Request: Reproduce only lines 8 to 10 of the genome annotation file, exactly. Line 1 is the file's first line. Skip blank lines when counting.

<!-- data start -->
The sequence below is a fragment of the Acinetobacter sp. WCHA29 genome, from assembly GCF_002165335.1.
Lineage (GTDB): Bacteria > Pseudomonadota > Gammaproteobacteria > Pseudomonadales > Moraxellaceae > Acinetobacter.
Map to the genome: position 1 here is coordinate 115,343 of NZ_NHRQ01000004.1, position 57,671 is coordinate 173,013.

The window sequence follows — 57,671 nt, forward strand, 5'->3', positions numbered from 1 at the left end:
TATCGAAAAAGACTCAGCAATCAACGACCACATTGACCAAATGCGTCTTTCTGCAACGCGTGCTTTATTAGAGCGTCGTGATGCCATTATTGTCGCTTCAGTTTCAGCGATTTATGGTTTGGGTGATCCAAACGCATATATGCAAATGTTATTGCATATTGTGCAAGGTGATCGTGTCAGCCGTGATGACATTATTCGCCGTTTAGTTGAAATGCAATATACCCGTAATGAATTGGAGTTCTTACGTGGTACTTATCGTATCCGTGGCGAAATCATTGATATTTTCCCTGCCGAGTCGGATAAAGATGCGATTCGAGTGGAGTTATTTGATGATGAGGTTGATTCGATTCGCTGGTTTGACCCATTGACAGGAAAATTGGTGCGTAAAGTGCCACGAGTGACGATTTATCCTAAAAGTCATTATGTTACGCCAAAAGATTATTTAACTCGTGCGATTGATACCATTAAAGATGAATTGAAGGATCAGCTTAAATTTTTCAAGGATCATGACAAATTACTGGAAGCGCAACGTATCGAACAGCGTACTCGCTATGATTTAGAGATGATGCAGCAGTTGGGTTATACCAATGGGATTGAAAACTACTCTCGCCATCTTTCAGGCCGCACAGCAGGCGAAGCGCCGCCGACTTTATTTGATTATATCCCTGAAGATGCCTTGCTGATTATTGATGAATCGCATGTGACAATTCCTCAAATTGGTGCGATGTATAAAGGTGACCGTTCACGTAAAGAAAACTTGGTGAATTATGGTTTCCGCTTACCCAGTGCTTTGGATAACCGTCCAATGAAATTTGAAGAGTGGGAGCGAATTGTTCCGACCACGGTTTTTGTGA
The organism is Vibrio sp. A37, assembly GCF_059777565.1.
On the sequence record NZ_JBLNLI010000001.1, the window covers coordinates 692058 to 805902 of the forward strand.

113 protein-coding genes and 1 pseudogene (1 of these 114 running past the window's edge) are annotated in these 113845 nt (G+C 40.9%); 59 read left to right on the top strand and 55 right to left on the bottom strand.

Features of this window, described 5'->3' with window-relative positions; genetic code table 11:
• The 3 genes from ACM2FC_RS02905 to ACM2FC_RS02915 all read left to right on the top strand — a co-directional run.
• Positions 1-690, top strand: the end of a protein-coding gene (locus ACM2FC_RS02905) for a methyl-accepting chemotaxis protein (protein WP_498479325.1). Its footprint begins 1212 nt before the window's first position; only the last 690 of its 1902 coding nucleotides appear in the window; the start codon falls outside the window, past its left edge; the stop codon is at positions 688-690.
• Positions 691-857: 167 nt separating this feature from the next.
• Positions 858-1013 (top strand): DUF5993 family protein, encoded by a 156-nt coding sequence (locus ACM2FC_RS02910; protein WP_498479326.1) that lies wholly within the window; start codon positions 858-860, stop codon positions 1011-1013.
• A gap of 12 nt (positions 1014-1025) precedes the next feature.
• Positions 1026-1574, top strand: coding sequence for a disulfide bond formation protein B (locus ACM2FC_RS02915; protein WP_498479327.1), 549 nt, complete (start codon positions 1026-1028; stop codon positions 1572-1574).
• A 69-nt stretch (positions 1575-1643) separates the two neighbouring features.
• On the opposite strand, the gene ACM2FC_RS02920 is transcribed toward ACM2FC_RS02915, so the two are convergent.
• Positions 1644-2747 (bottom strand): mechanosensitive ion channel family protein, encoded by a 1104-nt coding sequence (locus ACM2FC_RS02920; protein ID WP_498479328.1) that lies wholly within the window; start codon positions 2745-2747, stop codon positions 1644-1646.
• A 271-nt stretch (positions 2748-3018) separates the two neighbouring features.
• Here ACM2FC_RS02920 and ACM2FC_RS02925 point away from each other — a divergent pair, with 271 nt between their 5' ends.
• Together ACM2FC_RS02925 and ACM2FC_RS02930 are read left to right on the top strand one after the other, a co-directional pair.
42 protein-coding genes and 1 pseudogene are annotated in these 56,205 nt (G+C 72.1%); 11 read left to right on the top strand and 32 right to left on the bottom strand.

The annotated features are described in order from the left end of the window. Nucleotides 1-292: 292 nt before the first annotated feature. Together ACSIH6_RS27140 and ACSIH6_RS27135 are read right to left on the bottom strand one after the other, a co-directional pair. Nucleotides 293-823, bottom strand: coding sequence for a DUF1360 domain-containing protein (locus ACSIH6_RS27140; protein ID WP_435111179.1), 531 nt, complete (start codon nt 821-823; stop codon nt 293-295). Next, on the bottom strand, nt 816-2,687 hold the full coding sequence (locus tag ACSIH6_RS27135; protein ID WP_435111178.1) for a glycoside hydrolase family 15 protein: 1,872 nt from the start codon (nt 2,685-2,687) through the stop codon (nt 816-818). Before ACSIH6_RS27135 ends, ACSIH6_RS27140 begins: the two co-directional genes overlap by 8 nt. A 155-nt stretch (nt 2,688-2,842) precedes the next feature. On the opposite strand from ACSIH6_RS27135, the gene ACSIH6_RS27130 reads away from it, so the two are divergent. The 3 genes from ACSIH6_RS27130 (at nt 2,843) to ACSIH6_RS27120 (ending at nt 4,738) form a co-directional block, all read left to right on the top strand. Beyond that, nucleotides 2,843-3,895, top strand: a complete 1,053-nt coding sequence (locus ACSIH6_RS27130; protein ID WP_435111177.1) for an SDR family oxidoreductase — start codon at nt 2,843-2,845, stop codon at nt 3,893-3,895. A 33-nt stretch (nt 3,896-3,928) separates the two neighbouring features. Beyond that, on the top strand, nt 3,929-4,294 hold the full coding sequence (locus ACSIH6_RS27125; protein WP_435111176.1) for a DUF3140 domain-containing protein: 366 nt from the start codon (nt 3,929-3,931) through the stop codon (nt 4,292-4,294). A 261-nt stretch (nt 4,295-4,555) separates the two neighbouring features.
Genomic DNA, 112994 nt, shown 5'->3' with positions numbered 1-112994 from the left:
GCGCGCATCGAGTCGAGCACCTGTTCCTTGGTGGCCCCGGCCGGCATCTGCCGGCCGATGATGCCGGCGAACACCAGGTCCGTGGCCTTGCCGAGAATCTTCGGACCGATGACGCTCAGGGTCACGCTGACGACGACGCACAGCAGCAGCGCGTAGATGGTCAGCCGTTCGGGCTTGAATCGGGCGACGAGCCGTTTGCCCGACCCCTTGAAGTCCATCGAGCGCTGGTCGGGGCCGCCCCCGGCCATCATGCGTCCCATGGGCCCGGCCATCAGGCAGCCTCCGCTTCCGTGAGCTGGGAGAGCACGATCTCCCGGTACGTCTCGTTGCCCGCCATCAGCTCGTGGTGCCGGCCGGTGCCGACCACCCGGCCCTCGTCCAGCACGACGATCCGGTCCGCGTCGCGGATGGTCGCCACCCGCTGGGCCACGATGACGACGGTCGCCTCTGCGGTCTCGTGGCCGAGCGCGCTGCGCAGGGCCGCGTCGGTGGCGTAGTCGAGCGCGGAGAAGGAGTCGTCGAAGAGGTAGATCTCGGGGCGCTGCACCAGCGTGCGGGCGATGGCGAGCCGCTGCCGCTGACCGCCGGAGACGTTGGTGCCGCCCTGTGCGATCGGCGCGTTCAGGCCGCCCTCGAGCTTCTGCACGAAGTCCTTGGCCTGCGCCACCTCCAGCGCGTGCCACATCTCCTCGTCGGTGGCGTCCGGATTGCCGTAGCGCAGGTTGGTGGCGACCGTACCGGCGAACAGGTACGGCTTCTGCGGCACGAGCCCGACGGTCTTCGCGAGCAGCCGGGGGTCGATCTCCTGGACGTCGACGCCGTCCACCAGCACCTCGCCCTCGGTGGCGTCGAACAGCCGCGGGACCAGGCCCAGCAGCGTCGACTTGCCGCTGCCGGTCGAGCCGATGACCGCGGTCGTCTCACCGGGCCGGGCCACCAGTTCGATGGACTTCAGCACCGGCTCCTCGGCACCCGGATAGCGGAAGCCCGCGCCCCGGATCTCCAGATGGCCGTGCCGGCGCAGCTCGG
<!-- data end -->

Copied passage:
113 protein-coding genes and 1 pseudogene (1 of these 114 running past the window's edge) are annotated in these 113845 nt (G+C 40.9%); 59 read left to right on the top strand and 55 right to left on the bottom strand.

Features of this window, described 5'->3' with window-relative positions; genetic code table 11:
• The 3 genes from ACM2FC_RS02905 to ACM2FC_RS02915 all read left to right on the top strand — a co-directional run.